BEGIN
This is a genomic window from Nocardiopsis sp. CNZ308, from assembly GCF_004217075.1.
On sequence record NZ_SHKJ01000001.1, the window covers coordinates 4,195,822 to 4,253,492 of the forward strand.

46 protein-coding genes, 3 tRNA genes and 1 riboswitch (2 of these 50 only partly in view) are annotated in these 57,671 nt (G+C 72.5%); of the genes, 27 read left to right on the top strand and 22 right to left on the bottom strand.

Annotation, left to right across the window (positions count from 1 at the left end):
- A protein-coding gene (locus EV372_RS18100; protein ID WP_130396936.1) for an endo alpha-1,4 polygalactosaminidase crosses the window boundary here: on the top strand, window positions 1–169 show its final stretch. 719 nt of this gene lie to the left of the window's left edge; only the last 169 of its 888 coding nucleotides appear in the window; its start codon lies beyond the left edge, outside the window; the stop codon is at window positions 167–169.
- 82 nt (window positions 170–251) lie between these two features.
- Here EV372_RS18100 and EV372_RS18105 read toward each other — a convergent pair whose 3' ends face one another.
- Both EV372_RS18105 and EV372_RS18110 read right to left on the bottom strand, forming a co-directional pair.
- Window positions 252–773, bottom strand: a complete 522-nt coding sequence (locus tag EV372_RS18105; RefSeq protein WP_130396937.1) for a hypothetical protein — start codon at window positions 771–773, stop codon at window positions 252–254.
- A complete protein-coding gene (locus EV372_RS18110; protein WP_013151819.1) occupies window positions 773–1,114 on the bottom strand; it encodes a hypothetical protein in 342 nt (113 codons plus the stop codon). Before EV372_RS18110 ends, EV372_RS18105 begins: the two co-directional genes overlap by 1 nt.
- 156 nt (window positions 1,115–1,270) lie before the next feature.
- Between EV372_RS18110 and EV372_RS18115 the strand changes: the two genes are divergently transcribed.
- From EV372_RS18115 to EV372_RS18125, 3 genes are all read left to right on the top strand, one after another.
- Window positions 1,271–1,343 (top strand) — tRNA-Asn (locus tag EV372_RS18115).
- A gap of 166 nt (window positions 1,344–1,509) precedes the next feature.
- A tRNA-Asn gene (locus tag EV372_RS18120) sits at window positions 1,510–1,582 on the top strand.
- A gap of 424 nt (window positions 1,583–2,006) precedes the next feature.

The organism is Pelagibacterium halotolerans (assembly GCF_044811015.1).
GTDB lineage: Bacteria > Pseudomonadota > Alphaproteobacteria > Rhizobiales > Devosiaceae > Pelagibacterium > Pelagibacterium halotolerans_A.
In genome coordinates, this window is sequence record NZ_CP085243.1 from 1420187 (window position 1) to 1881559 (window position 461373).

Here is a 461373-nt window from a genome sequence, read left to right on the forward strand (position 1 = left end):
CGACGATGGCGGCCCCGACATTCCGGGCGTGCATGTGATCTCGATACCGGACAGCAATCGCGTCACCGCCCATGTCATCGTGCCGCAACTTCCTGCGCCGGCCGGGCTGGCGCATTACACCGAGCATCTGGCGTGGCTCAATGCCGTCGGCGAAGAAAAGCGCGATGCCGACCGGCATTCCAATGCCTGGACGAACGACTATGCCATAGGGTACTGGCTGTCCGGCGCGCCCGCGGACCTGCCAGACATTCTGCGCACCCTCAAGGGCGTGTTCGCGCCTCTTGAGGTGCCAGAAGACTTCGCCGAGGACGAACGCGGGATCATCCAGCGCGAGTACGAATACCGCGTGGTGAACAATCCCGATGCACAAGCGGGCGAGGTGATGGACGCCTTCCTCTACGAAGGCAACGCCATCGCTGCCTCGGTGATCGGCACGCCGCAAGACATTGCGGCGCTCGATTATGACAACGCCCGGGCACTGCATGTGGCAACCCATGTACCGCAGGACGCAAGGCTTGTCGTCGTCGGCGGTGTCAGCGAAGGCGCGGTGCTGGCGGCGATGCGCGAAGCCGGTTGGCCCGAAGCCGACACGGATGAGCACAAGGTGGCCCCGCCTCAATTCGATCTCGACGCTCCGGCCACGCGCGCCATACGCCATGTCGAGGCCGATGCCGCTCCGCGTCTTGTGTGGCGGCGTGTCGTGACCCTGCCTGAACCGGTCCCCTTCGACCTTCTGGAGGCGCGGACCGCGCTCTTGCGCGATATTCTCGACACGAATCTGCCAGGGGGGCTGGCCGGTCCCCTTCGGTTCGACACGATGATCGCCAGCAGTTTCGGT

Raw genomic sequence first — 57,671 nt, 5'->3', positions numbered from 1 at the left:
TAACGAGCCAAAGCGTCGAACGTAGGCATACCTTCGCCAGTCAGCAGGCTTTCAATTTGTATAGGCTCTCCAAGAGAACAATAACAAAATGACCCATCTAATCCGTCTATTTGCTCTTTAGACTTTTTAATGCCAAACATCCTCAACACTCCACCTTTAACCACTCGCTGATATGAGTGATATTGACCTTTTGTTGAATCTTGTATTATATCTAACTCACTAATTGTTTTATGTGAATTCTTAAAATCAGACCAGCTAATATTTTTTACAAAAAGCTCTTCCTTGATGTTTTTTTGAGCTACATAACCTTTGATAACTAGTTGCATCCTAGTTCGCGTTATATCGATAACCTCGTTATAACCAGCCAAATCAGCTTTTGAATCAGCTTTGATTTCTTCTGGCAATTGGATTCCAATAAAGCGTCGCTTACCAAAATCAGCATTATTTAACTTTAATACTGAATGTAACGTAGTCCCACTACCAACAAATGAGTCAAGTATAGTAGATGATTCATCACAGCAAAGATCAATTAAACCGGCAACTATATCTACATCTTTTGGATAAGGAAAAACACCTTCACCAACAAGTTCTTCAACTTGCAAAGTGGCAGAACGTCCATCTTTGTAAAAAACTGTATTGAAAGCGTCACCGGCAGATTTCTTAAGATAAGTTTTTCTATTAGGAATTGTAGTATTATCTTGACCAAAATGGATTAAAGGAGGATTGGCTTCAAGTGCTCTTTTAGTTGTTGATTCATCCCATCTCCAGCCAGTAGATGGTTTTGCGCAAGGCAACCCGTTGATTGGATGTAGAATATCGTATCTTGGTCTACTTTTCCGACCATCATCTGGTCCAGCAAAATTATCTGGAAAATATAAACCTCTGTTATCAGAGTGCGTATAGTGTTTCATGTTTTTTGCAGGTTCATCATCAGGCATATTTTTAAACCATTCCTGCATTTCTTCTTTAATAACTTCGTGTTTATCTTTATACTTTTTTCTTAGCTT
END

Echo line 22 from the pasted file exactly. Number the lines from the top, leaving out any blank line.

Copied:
CGACGATGGCGGCCCCGACATTCCGGGCGTGCATGTGATCTCGATACCGGACAGCAATCGCGTCACCGCCCATGTCATCGTGCCGCAACTTCCTGCGCCGGCCGGGCTGGCGCATTACACCGAGCATCTGGCGTGGCTCAATGCCGTCGGCGAAGAAAAGCGCGATGCCGACCGGCATTCCAATGCCTGGACGAACGACTATGCCATAGGGTACTGGCTGTCCGGCGCGCCCGCGGACCTGCCAGACATTCTGCGCACCCTCAAGGGCGTGTTCGCGCCTCTTGAGGTGCCAGAAGACTTCGCCGAGGACGAACGCGGGATCATCCAGCGCGAGTACGAATACCGCGTGGTGAACAATCCCGATGCACAAGCGGGCGAGGTGATGGACGCCTTCCTCTACGAAGGCAACGCCATCGCTGCCTCGGTGATCGGCACGCCGCAAGACATTGCGGCGCTCGATTATGACAACGCCCGGGCACTGCATGTGGCAACCCATGTACCGCAGGACGCAAGGCTTGTCGTCGTCGGCGGTGTCAGCGAAGGCGCGGTGCTGGCGGCGATGCGCGAAGCCGGTTGGCCCGAAGCCGACACGGATGAGCACAAGGTGGCCCCGCCTCAATTCGATCTCGACGCTCCGGCCACGCGCGCCATACGCCATGTCGAGGCCGATGCCGCTCCGCGTCTTGTGTGGCGGCGTGTCGTGACCCTGCCTGAACCGGTCCCCTTCGACCTTCTGGAGGCGCGGACCGCGCTCTTGCGCGATATTCTCGACACGAATCTGCCAGGGGGGCTGGCCGGTCCCCTTCGGTTCGACACGATGATCGCCAGCAGTTTCGGT